Pol (housing)

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A pol in Ahmedabad

A pol (About this soundpronunciation , pronounced as pole, Gujarati: પોળ) in India is a housing cluster which comprises many families of a particular group, linked by caste, profession, or religion. Pols are typical of urban centres in Gujarat especially of Old Ahmedabad.


The word pol is derived from the Sanskrit word pratoli meaning entrance to an enclosed area.

Architecture and culture[edit]

Pols were originally made as a protection measure when communal riots necessitated greater security probably dating from 1738 during Mughal-Maratha rule (1738–1753) in Ahmedabad. A typical pol would have only one or two entrances and also some secret entrances known only to people residing in a pol. Some pols contain old beautiful houses with internal courts having intricate wooden carved facades with columns and fresco work done around court walls or ceilings. Pol architecture is an interesting evolution in urban living space.[original research?]

Each pol was protected by a gateway closed at night as a safeguard against thieves. Inside is one main street, with crooked lanes branching on either side. Most vary in size from five or ten to fifty or sixty houses. One of them, the Mandvi pol in the Jamalpur area of Ahmedabad, is much larger than the rest and includes several smaller pols, with an area of about fifty acres and a population of thousands. Pols are almost entirely inhabited by Hindus, in some cases by a settlement of families belonging to one caste, and in others by families of several of the higher castes, Brahmins, Vanias, Suthars, and Kanbis.[1]

Most pols have been established and with a gateway, some provided at the expense of the Pol's leading man whose name the pol in many cases bears, and whose family holds a position of respect as the heads of the pol. Each pol had generally its own watchman and its own sanitary arrangements. The affairs of the pol were managed by a group of people. The house property in the pol is to some extent held in common. Formerly no man could sell or mortgage a house to an outsider without first offering it to the people of the pol. Though this rule has not been kept latterly, residents of a pol sold their houses to people of the same caste. When a house is mortgaged or sold, the people of the pol had a right to claim from one-half to two per cent of the money received. At weddings and on other great family occasions, each householder is expected to feast the whole pol, and in some cases all the men of the pol, though not of the same caste, are expected to attend any funeral that may take place. If the pol rules are slighted, the offender is fined and, in former times, till he paid, he was not allowed to light a lamp in his house or to give a feast. The money gathered from gifts, fines, and the percentage on house property sales, formed a common fund managed by the leaders, seths, of the pol. This was spent on repairs to the pol gate, the pol privies, or the pol well. The polia or gate-keeper is not paid out of the fund. He earns his living by begging from the people of the pol and works as a labourer for them.[1]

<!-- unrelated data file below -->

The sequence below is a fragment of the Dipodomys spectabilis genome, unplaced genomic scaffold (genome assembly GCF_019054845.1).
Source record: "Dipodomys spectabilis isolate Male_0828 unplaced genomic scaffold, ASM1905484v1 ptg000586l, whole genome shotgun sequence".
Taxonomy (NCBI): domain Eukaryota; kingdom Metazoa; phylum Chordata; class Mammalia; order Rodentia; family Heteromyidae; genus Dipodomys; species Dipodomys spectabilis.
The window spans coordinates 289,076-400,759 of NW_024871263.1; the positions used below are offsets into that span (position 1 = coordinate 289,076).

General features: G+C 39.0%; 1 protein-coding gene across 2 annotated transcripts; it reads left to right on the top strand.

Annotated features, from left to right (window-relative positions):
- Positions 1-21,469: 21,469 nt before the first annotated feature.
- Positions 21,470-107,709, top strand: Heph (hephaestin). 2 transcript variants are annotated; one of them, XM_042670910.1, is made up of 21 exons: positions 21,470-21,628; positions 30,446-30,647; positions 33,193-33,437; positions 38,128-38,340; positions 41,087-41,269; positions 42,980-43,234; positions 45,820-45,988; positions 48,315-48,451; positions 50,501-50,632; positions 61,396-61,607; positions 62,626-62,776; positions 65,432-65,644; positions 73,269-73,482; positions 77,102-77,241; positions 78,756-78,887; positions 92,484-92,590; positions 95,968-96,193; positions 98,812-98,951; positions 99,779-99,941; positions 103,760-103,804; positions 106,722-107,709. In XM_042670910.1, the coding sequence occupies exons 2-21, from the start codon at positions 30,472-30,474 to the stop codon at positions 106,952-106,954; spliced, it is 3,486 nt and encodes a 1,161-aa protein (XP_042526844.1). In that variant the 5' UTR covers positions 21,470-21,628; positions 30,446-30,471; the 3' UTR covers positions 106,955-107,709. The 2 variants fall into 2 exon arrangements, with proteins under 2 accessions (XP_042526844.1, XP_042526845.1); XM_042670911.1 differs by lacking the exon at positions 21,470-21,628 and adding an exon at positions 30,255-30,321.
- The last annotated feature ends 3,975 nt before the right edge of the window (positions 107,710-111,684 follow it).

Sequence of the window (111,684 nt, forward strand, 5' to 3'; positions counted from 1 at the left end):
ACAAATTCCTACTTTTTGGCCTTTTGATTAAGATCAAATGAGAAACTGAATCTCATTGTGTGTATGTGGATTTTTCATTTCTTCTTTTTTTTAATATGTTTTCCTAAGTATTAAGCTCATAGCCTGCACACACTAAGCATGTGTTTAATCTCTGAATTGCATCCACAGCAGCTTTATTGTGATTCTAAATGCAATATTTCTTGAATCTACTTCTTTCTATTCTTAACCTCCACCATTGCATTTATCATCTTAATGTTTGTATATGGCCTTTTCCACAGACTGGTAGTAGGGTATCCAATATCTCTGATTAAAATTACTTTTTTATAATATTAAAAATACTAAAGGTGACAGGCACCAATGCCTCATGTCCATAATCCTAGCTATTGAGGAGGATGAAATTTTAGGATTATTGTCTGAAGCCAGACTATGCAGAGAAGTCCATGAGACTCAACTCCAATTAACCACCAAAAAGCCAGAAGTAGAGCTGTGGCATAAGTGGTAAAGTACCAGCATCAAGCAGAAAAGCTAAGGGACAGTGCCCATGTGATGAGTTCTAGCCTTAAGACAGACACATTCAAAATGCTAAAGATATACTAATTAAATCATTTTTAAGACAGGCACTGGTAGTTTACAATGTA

The chief feature of these pols is that each has a separate entrance protected by a gateway, pol, with a picket house on the top of it. Inside of the gateway the houses of the group form one or more streets, the ends either blocked by a dead wall, or, through a small door, bari, opening into another pol. Inside the pols the roads are rough, narrow, and winding, fit in many cases only for foot passengers. Most of the houses are first class, the walls massive and the timber strong. Some of them, especially those about more than hundred years old, are ornamented with much rich and finely cut wood-work. From their fondness for this part of the town and the want of open sites, the families as they grew larger, added story on story to the old houses, the upper stories often jutting out so far that, when two opposite houses were enlarged, their eaves almost met across the roadway. Inside of most two or more storied houses is a yard, and under the yard a covered reservoir with supplies of rain water for drinking. Part of the courtyard is sometimes raised into a terrace and used as a lounge or for drying grain, pulse, and clothes. In these houses valuables are, if unwieldy, stowed away in secret under-ground cellars with most carefully hid entrances. Some of these cellars have air shafts run through the walls, so that they may be used as retreats for men in hiding. The jewellery safe is usually a hole in the house wall or in one of the main beams, hidden so cunningly that no stranger can find it out, and its secret so jealously guarded, that it is known only to the head of the house, his wife, and one or two of his most trusted children. The people of these pols form, to some extent, separate communities, each with arrangements for managing its common affairs.[2]


The old city of Ahmedabad located on the Eastern banks of the Sabarmati river is made up of around 360 pols within a fortified compound.The earliest ‘Pol’ to be incorporated was aptly christened ‘Mahurat Pol’ and was built adjacent to Manek Chowk.[3][4][5]

See also[edit]


  1. ^ a b Google Books 2015, p. 294-295.
  2. ^ Google Books 2015, p. 323.
  3. ^ Reader In Urban Sociology. Orient Blackswan. pp. 179–. ISBN 978-0-86311-152-5. Retrieved 15 February 2012.
  4. ^ "Residential Cluster, Ahmedabad: Housing based on the traditional Pols" (PDF). University of Laval. Retrieved 15 February 2012.
  5. ^ Lakhia, Ashish (13 August 2008). "The mysteries of pols". Ahmedabad Mirror. Retrieved 21 February 2013.


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